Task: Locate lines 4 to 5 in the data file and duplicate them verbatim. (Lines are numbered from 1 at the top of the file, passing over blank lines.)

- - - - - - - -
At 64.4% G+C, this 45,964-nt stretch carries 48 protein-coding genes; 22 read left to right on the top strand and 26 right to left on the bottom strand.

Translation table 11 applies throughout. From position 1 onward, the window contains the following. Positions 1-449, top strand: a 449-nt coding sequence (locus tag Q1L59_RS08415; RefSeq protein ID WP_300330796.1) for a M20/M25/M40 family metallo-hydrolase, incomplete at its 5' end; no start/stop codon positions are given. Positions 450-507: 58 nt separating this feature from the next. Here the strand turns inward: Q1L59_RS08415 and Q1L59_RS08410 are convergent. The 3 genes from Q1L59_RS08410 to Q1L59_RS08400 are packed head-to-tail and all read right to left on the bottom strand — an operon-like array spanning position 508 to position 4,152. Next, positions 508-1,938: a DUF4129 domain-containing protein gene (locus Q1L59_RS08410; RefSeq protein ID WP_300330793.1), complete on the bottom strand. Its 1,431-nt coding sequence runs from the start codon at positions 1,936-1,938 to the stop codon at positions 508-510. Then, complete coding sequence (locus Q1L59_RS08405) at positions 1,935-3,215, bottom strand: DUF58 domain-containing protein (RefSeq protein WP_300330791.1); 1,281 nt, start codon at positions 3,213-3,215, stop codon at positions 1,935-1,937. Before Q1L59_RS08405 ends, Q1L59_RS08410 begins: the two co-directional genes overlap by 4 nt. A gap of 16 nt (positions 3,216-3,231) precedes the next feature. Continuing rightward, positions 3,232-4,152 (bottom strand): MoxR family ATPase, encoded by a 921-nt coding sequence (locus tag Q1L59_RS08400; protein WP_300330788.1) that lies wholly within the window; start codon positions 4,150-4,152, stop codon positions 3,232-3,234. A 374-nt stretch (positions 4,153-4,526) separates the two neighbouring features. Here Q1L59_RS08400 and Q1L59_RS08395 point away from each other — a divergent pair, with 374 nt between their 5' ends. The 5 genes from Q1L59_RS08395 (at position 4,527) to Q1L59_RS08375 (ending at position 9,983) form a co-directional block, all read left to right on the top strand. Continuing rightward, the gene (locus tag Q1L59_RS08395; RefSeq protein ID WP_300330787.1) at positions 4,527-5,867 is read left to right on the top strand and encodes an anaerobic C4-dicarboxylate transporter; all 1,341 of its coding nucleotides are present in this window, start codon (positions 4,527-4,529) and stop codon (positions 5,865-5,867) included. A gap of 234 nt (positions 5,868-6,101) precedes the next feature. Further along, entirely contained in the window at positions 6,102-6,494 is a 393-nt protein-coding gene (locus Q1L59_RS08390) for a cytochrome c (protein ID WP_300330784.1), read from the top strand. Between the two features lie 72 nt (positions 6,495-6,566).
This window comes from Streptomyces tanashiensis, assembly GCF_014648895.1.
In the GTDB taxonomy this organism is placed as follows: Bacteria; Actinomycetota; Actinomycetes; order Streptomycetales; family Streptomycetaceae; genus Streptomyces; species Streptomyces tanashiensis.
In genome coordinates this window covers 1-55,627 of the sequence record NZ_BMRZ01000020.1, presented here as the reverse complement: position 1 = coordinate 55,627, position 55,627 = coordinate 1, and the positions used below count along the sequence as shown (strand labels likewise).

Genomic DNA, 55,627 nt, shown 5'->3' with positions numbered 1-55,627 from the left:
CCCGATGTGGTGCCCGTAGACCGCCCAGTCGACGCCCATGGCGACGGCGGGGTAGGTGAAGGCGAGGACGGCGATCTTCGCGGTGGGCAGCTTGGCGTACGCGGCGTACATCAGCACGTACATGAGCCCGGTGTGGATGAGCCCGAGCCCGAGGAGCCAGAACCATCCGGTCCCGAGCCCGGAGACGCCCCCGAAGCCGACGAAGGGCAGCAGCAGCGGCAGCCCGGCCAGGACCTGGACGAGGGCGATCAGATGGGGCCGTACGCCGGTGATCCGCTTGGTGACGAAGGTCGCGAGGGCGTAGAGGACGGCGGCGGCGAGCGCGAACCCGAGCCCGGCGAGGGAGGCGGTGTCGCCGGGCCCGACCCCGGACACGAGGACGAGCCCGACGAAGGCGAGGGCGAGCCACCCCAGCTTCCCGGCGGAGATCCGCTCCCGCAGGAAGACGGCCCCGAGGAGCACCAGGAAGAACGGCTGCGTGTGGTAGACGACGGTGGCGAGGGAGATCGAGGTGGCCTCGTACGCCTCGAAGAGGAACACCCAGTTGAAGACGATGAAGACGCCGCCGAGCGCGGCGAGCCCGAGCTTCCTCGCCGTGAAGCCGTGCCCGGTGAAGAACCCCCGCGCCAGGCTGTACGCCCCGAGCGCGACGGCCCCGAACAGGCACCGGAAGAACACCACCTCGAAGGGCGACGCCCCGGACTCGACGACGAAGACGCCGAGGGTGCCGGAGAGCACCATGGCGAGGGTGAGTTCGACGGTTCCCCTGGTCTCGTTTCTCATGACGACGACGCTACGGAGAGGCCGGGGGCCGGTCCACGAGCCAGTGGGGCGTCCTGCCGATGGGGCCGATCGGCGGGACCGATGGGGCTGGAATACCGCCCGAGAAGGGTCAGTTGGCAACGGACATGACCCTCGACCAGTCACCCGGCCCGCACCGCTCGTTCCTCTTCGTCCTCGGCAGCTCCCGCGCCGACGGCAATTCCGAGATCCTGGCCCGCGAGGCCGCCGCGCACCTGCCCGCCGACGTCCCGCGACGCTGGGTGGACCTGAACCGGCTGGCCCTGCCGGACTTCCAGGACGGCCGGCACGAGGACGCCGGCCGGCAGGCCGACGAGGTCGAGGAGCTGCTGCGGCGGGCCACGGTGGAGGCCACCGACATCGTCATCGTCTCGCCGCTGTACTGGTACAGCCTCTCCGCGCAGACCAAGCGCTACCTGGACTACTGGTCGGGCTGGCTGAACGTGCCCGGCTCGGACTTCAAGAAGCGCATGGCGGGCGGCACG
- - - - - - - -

In the GTDB taxonomy this organism is placed as follows: Bacteria; Actinomycetota; Actinomycetes; order Streptomycetales; family Streptomycetaceae; genus Streptomyces; species Streptomyces tanashiensis.
In genome coordinates this window covers 1-55,627 of the sequence record NZ_BMRZ01000020.1, presented here as the reverse complement: position 1 = coordinate 55,627, position 55,627 = coordinate 1, and the positions used below count along the sequence as shown (strand labels likewise).